Free Market Elections

May 16, 2014

I take a market-based approach to almost everything – including politics. The political & electoral system is one of the most regulated industries in existence. While there has been a lot of discussion about the regulations regarding campaign finance, very few people have been focusing on other free market reforms to the political & electoral system, such as ballot access and using technological advances to increase participation.

One notable exception is reforms that have been implemented in California. Time‘s Joe Klein has this interesting article about the 2014 elections and the reforms that the voters in California voted for in 2010.

The reforms are ingeniously simple. There is no more gerrymandering in California, no more congressional or state legislative districts tailored to the needs of the incumbents or the majority political party. District lines are now drawn by an independent commission to reflect actual community borders. (The commissioners are forbidden by law from knowing where the incumbents live.) Second, primaries are now multipartisan: the top two vote getters, regardless of party affiliation, face off against each other in the general election.

Read the entire article here.

Of course, the California reforms make the political parties less important. Good.

Think about it. Why do we have political parties in the first place? They were started to organize to spread the message and get out the vote. In 2014, do we really need political parties now that we have the Twitter and Facebook?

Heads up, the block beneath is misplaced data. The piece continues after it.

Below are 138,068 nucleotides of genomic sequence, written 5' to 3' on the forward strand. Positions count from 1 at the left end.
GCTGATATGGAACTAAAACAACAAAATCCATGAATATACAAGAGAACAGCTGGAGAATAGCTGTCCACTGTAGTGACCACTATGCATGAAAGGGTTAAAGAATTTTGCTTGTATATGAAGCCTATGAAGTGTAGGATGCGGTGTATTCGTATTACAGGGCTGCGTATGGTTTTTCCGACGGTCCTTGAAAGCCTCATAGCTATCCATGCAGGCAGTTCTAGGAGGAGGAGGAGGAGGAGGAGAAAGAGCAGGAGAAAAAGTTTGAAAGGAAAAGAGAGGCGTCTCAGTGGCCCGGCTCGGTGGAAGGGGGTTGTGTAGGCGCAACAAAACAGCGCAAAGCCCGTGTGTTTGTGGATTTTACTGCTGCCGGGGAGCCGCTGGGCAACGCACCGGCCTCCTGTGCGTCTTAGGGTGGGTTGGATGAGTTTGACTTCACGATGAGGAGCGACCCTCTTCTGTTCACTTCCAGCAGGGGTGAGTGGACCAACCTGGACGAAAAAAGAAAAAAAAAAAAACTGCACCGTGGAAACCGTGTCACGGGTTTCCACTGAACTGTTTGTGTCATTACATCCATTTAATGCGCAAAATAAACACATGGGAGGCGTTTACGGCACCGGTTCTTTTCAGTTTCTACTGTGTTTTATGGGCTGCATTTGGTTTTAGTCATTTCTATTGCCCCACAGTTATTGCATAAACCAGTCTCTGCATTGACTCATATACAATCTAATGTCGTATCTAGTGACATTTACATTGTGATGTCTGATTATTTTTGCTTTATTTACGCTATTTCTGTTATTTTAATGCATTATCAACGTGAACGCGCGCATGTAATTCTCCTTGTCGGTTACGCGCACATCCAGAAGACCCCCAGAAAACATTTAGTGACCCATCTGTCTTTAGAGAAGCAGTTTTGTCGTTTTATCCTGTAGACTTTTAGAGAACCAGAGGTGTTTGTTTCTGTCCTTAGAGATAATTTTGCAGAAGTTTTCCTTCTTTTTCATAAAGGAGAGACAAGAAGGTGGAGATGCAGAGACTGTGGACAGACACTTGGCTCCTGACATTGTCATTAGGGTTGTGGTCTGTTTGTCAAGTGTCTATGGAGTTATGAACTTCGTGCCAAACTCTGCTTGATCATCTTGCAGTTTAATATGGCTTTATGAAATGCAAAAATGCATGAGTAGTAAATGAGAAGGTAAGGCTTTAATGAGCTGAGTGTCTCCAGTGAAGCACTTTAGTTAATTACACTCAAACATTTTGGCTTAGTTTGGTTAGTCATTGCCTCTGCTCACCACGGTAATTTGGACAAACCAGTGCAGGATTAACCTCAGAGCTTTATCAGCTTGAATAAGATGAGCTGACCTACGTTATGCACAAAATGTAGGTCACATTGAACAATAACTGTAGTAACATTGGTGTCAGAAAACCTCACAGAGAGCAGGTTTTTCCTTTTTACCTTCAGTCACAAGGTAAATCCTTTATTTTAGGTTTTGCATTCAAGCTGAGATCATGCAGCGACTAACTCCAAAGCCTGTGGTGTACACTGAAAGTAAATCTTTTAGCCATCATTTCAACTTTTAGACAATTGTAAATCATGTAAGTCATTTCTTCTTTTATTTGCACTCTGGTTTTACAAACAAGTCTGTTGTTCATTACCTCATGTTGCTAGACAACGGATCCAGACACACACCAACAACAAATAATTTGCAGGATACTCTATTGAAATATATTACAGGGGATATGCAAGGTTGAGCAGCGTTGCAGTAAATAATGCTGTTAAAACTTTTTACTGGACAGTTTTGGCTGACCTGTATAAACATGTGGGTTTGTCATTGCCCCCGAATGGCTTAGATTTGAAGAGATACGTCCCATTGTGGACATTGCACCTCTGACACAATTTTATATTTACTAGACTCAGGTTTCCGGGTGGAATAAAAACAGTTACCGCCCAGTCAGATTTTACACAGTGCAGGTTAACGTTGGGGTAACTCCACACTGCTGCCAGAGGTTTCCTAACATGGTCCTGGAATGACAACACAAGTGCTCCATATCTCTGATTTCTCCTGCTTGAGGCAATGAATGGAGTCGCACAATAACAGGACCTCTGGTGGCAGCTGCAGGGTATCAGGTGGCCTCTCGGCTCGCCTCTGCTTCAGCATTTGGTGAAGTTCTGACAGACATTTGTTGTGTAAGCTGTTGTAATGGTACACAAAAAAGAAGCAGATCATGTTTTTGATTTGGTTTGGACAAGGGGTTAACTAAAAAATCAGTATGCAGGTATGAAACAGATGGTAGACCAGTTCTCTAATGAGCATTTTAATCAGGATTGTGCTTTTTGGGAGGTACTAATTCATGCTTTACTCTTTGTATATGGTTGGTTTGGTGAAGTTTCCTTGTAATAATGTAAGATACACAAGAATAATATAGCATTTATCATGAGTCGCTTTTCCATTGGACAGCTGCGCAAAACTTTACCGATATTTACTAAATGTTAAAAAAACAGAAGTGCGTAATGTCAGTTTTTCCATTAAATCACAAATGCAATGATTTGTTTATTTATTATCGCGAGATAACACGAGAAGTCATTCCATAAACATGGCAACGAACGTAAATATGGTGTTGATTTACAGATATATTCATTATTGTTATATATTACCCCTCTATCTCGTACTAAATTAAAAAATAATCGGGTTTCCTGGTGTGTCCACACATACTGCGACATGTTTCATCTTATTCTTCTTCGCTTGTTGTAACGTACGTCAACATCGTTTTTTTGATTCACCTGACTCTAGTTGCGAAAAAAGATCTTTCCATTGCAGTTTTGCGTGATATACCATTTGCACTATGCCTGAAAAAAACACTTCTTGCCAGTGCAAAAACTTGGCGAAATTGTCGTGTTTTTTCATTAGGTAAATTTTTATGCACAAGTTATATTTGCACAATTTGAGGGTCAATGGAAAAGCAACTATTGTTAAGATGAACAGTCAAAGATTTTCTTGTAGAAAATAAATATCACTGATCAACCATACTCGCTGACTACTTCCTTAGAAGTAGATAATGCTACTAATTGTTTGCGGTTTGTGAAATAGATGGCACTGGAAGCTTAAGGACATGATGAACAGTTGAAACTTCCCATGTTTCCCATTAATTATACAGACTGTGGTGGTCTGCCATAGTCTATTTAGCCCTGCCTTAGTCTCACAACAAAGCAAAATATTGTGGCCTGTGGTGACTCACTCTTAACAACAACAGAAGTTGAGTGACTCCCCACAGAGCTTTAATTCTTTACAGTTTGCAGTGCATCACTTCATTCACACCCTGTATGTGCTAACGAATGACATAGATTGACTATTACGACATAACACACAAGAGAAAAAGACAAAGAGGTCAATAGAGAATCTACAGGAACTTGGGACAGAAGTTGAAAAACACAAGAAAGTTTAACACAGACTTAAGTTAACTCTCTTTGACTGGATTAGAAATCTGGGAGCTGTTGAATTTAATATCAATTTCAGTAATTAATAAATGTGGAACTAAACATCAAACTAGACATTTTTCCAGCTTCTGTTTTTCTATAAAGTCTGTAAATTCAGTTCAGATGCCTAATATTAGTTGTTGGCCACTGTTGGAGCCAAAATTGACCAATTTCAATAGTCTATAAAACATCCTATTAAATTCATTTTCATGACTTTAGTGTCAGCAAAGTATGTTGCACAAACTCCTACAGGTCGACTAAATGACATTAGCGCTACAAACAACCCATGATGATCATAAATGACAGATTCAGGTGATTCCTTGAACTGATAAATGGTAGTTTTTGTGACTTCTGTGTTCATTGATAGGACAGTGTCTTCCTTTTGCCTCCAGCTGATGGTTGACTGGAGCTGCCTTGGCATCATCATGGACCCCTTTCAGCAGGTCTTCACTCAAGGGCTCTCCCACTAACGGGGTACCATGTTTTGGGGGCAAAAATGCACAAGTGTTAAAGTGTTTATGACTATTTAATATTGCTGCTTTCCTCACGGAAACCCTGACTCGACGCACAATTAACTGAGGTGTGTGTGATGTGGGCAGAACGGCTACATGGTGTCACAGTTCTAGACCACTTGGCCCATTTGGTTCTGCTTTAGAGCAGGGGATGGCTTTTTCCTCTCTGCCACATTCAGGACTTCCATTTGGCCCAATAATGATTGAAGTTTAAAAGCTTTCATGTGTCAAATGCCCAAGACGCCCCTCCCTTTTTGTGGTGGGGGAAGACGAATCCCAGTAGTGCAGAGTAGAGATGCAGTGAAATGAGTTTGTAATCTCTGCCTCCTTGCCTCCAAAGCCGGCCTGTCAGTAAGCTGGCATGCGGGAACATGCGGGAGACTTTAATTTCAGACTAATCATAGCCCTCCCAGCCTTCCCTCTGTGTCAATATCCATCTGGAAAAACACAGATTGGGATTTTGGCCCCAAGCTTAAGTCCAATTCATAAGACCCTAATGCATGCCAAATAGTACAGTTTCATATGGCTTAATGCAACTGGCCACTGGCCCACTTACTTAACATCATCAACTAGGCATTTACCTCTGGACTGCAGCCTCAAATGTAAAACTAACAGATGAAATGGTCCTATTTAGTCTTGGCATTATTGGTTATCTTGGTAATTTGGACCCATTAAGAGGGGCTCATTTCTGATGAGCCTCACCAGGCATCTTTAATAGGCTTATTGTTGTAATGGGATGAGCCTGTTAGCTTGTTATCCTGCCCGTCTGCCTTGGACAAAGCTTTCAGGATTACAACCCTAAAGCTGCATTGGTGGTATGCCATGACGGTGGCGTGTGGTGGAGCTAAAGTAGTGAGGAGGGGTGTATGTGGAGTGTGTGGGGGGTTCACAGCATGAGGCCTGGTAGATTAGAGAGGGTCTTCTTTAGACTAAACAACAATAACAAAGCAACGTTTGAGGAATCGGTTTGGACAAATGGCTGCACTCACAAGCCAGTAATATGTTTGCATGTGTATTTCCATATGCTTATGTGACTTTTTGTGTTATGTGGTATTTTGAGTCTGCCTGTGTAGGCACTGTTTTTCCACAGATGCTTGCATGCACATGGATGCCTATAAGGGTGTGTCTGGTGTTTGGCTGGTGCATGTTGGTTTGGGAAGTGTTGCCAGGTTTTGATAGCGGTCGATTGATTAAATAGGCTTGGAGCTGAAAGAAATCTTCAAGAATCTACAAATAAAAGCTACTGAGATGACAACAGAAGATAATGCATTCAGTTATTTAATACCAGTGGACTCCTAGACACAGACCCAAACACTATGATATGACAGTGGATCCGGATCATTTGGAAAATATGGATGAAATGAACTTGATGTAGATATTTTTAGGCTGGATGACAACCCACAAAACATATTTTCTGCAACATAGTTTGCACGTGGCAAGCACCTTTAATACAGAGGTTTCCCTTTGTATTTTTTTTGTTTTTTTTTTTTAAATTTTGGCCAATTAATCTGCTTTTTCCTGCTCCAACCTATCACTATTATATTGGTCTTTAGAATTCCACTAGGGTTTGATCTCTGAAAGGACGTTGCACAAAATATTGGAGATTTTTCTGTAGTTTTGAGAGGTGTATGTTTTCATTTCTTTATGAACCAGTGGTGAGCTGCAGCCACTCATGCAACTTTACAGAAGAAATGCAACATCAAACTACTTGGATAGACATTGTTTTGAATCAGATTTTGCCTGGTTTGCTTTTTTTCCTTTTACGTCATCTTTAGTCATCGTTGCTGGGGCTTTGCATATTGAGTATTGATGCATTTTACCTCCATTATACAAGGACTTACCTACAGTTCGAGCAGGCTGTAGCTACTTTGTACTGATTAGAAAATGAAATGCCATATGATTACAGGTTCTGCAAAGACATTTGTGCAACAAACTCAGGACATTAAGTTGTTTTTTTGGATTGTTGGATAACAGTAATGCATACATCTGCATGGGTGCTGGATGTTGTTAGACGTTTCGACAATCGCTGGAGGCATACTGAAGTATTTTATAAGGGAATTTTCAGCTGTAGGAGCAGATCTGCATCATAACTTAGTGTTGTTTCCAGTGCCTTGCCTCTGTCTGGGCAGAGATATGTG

I love the idea of independent candidates being able to gain ballot access and actually have a chance to win. You see, candidates in California now have the opportunity to build their own brand and stand on their own platform, without having to carry all of the baggage of a political party.

California’s new system should be studied and looked at by other states as an example that they should consider. Unfortunately, the California reforms will be hard to implement in other states. Most states don’t have the type of initiative and referendum system that California has, so the people don’t directly have a voice. In most states, the political parties control the process and use the process to preserve and fortify their power.

There are other reforms, such as online voting, that should be looked at too. A lot of places around the world are experimenting with new things that should be considered in an effort to open up the system to bring the power back to the people.

True free-marketeers should champion free market reforms in all areas of politics & elections. I hope that more people will join me in advocating for reforms so that every American can have a greater voice in the process.

One response to Free Market Elections

  1. The top-two system wasn’t invented in California; it was invented in Louisiana in 1975 and has been used in Washington state starting in 2008. Ironically, it helps Democrats and Republicans and the chief victims are minor parties. There have been 86 top-two elections elections (in those 3 states combined) in which a minor party person ran and in which there were at least two major party members also running. In all 86 instances, the minor party failed to place first or second and was therefore barred from the general election. That characteristic shuts down the free circulation of ideas, and that is why the ACLU of both southern California and northern California opposed the system when it was on the ballot in 2010. The League of Women Voters of two states has studied the top-two system (Arizona and Washington state) and the League opposed the top-two after their study was complete.